Publications by authors named "Alex Freeman"

175 Publications

Clinical Impact of the Predict Prostate Risk Communication Tool in Men Newly Diagnosed with Nonmetastatic Prostate Cancer: A Multicentre Randomised Controlled Trial.

Eur Urol 2021 Sep 4. Epub 2021 Sep 4.

Department of Surgery, University of Cambridge School of Clinical Medicine, Cambridge, UK.

Background: Predict Prostate is a freely available online personalised risk communication tool for men with nonmetastatic prostate cancer. Its accuracy has been assessed in multiple validation studies, but its clinical impact among patients has not hitherto been assessed.

Objective: To assess the impact of the tool on patient decision-making and disease perception.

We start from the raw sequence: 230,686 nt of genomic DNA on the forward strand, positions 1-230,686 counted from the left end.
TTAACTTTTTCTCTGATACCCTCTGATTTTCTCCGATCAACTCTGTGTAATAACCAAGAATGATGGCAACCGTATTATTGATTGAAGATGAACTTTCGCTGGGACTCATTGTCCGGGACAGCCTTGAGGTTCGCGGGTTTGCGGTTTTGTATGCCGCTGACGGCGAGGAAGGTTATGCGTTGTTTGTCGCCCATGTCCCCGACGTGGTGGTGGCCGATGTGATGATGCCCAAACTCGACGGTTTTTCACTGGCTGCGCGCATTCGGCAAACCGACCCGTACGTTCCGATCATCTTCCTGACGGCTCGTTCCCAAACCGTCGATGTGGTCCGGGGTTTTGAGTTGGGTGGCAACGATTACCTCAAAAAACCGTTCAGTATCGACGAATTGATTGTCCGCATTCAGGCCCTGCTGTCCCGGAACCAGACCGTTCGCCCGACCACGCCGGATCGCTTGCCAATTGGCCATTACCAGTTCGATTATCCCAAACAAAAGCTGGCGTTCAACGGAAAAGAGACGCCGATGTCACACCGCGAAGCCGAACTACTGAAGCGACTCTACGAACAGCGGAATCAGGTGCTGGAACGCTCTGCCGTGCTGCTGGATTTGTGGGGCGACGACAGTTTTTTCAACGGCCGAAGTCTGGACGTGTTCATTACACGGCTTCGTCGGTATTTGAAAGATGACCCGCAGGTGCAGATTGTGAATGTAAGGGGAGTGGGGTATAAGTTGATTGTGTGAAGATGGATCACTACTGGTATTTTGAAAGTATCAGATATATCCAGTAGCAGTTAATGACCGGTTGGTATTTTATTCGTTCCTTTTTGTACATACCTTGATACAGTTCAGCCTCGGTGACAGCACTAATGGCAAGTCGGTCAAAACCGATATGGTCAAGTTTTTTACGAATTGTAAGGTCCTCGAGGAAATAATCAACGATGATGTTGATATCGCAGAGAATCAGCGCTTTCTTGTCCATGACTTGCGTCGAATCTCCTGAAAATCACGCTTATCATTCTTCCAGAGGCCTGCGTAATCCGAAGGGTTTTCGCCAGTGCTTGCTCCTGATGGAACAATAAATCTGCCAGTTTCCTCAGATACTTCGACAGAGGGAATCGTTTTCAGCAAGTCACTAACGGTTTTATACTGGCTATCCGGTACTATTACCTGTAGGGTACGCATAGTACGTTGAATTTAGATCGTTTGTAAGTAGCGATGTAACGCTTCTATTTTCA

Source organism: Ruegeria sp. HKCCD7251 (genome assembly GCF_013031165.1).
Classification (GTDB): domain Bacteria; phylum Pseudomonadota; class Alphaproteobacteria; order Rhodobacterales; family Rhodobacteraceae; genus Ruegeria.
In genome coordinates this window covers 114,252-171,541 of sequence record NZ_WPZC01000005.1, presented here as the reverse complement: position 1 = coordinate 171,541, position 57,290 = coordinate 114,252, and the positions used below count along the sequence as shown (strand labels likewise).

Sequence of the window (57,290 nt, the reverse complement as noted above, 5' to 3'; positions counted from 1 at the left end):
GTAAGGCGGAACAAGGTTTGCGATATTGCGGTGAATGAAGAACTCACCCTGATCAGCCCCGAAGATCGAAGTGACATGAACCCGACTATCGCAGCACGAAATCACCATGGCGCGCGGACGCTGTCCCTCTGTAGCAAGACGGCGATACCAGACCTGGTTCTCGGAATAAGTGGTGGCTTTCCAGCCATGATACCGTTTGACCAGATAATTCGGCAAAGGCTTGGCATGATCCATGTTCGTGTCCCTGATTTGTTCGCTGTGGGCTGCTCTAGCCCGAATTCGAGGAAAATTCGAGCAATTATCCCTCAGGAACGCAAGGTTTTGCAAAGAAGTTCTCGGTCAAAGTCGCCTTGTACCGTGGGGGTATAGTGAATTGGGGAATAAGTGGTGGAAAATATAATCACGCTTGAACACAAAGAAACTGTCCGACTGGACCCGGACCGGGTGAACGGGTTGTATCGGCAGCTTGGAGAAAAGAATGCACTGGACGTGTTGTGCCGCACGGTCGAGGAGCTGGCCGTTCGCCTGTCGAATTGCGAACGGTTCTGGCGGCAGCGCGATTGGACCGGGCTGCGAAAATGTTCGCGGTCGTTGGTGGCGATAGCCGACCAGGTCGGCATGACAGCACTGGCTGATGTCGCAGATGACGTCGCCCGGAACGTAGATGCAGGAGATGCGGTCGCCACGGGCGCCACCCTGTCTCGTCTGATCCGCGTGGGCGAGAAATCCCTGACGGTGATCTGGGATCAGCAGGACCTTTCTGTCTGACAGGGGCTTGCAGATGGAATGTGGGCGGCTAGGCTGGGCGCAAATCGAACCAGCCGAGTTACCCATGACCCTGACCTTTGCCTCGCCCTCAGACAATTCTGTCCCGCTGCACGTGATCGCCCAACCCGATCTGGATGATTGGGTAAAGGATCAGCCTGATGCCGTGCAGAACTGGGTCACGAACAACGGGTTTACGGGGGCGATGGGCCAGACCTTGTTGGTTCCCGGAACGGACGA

Design, Setting, And Participants: A multicentre randomised controlled trial was performed across eight UK centres among newly diagnosed men considering either active surveillance or radical treatment. A total of 145 patients were included between 2018 and 2020, with median age 67 yr (interquartile range [IQR] 61-72) and prostate-specific antigen 6.8 ng/ml (IQR 5.1-8.8).

Intervention: Participants were randomised to either standard of care (SOC) information or SOC and a structured presentation of the Predict Prostate tool.

Outcome Measurements And Statistical Analysis: Validated questionnaires were completed by assessing the impact of the tool on decisional conflict, uncertainty, anxiety, and perception of survival.